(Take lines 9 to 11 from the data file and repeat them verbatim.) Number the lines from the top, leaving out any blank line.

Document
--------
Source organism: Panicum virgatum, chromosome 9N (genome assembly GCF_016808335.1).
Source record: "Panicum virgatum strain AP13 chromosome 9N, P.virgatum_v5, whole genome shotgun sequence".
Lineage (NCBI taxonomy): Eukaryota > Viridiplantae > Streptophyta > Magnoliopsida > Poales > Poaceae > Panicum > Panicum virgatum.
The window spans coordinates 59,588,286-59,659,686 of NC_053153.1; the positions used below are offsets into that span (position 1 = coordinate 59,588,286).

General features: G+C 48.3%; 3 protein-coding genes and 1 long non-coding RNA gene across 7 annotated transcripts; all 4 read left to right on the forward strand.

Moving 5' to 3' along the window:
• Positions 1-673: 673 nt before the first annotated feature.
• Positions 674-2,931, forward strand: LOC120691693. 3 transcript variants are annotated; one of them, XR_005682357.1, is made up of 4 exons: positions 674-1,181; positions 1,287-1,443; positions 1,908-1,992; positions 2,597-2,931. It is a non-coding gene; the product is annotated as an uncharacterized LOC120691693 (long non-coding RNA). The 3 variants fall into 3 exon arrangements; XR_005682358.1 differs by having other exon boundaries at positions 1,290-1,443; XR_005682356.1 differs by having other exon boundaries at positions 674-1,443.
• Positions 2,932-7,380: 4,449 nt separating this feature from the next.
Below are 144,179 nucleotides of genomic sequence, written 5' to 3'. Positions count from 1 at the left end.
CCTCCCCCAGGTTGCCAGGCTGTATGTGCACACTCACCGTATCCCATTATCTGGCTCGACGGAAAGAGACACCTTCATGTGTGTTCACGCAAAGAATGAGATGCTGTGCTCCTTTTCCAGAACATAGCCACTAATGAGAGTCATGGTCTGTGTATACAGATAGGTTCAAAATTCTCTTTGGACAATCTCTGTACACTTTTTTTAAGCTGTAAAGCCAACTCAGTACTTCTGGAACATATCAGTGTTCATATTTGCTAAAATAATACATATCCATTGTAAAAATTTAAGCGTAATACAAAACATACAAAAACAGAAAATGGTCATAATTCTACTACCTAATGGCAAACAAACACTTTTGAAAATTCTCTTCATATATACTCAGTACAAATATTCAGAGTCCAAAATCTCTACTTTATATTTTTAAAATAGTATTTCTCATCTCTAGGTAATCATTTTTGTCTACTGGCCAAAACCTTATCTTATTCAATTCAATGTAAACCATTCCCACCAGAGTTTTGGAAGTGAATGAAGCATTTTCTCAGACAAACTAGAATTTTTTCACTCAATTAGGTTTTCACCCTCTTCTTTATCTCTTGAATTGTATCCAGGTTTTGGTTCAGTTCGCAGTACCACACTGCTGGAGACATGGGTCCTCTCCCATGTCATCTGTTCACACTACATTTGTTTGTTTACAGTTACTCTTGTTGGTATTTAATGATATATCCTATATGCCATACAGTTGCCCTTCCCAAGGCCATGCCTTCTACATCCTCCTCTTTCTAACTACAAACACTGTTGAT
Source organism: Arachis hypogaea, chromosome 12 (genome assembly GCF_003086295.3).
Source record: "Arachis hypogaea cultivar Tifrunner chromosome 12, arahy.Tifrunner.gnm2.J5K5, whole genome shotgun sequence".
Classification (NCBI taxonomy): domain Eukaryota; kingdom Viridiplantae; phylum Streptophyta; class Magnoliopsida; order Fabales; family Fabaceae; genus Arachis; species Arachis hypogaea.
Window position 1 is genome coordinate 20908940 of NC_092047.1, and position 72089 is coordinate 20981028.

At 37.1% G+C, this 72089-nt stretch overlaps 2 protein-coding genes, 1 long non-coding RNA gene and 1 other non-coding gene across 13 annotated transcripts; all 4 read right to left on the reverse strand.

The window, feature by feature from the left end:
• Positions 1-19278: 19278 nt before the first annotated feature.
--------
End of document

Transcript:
• Positions 2,932-7,380: 4,449 nt separating this feature from the next.
Below are 144,179 nucleotides of genomic sequence, written 5' to 3'. Positions count from 1 at the left end.
CCTCCCCCAGGTTGCCAGGCTGTATGTGCACACTCACCGTATCCCATTATCTGGCTCGACGGAAAGAGACACCTTCATGTGTGTTCACGCAAAGAATGAGATGCTGTGCTCCTTTTCCAGAACATAGCCACTAATGAGAGTCATGGTCTGTGTATACAGATAGGTTCAAAATTCTCTTTGGACAATCTCTGTACACTTTTTTTAAGCTGTAAAGCCAACTCAGTACTTCTGGAACATATCAGTGTTCATATTTGCTAAAATAATACATATCCATTGTAAAAATTTAAGCGTAATACAAAACATACAAAAACAGAAAATGGTCATAATTCTACTACCTAATGGCAAACAAACACTTTTGAAAATTCTCTTCATATATACTCAGTACAAATATTCAGAGTCCAAAATCTCTACTTTATATTTTTAAAATAGTATTTCTCATCTCTAGGTAATCATTTTTGTCTACTGGCCAAAACCTTATCTTATTCAATTCAATGTAAACCATTCCCACCAGAGTTTTGGAAGTGAATGAAGCATTTTCTCAGACAAACTAGAATTTTTTCACTCAATTAGGTTTTCACCCTCTTCTTTATCTCTTGAATTGTATCCAGGTTTTGGTTCAGTTCGCAGTACCACACTGCTGGAGACATGGGTCCTCTCCCATGTCATCTGTTCACACTACATTTGTTTGTTTACAGTTACTCTTGTTGGTATTTAATGATATATCCTATATGCCATACAGTTGCCCTTCCCAAGGCCATGCCTTCTACATCCTCCTCTTTCTAACTACAAACACTGTTGAT